The Guardian appoints first Caribbean correspondent | The Guardian


The Guardian has appointed its first Caribbean correspondent, marking one year since the newspaper’s owner issued an apology for the role its founders played in transatlantic slavery.

The position – which is unique among UK news organisations – will focus on the underreported region, alongside a boost to coverage across Africa and South America.

Natricia Duncan will take up the new role, based in Jamaica. She said that despite the Caribbean’s “rich cultural tapestry, dynamic leaders and complex environmental and socioeconomic challenges, the region is often misunderstood, misrepresented, or ignored by global media”.

Duncan is one of seven new reporters appointed since Guardian News & Media published the Scott Trust Legacies of Enslavement report into the newspaper’s historical links with transatlantic slavery in March 2023.

Katharine Viner, the editor-in-chief of Guardian News & Media, said the roles were evidence of the Guardian’s long-term commitment to the work begun by the report and would help produce journalism that offers “a depth and breadth rarely seen in the western media”.

The independent academic research was published in March 2023 alongside an editorial project, Cotton Capital, and plans for a decade-long restorative justice programme with a pledge to invest more than £10m (US$12.3m, A$18.4m), with millions dedicated specifically to descendant communities linked to the Guardian’s 19th-century founders.

The Legacies of Enslavement programme is being designed and carried out in consultation with descendant communities, particularly in the south-eastern US and Jamaica. The research revealed that John Edward Taylor, and at least nine of his 11 backers, had benefited from transatlantic slavery, principally through textiles.

Alongside Duncan, there are two new Africa correspondents: Eromo Egbejule, who is based in Ivory Coast and will cover west Africa, and Carlos Mureithi, based in Kenya and will cover east Africa. Tiago Rogero joins as South America correspondent, based in Rio.

Another two reporters, Adria Walker and Melissa Hellmann, have joined the Guardian US race and equity team and Tobi Thomas is the Guardian’s health and inequalities correspondent in the UK.

Viner said: “The response to the Scott Trust’s findings last March was a watershed moment for the Guardian. The long-term commitment set out in the restorative justice plan is vital in our ongoing efforts to address these historical wrongs and to report more deeply on the lives and experiences of people of colour around the world.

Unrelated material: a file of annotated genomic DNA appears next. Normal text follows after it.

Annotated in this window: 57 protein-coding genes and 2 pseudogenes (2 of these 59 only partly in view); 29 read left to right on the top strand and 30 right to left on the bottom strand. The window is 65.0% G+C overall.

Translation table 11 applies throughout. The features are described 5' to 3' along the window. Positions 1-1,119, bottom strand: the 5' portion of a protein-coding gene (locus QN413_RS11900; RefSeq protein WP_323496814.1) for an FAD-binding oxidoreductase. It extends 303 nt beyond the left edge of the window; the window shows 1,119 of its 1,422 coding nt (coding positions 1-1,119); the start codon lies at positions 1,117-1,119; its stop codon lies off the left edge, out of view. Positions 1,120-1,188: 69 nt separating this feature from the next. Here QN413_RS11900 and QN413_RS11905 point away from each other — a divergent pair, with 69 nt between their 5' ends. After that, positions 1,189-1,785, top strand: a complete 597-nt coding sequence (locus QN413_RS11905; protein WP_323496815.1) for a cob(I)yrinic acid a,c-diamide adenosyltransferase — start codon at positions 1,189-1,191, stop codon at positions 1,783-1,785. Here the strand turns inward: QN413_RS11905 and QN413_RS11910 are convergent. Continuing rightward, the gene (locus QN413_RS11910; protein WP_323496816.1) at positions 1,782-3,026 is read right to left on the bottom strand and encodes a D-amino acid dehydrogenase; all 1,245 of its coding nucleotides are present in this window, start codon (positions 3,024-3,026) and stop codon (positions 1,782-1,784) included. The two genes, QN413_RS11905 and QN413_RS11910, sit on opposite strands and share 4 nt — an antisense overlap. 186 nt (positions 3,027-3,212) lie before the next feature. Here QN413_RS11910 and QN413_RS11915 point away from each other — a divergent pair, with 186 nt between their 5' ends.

“Our new Caribbean, South America and Africa correspondents will cover the urgent stories and issues affecting communities in these regions today, and with a depth and breadth rarely seen in the western media.”

The Scott Trust, the Guardian’s owner, has also appointed three additional members to its external advisory panel, who meet quarterly to guide the restorative programme of work, focusing on descendant communities from regions of the world that were most affected.

Ebony Riddell Bamber, the programme director of the legacies of enslavement programme, said: “The focus for the period ahead is to carry out further engagement with descendant communities and begin to develop concrete options for partnerships, as well as continuing to work closely with the Scott Trust, our advisory panel, and connecting with other organisations and institutions advancing restorative and reparative justice efforts.”

The update is published after a survey showed six in 10 people in Britain believe Caribbean nations and descendants of enslaved people should receive a formal apology from the government, the royal family or firms that profited from exploitation.

Duncan, a native of St Vincent and the Grenadines said: “Coming from a small island in the Caribbean, I understand the importance of giving voice to those who feel marginalised and invisible. It is a great privilege to be part of the Guardian’s historic move to ensure the Caribbean gets the coverage it deserves.”

Cotton Capital, the Guardian’s series on the legacies of transatlantic enslavement, will publish new journalism in the weeks ahead.

This includes the Guardian documentary Buried, which explores the discovery of a vast burial ground on the island of St Helena – one of the most significant traces of the transatlantic slave trade in the world – as well as stories exploring memorialisation and culture in the US Sea Islands and Jamaica.



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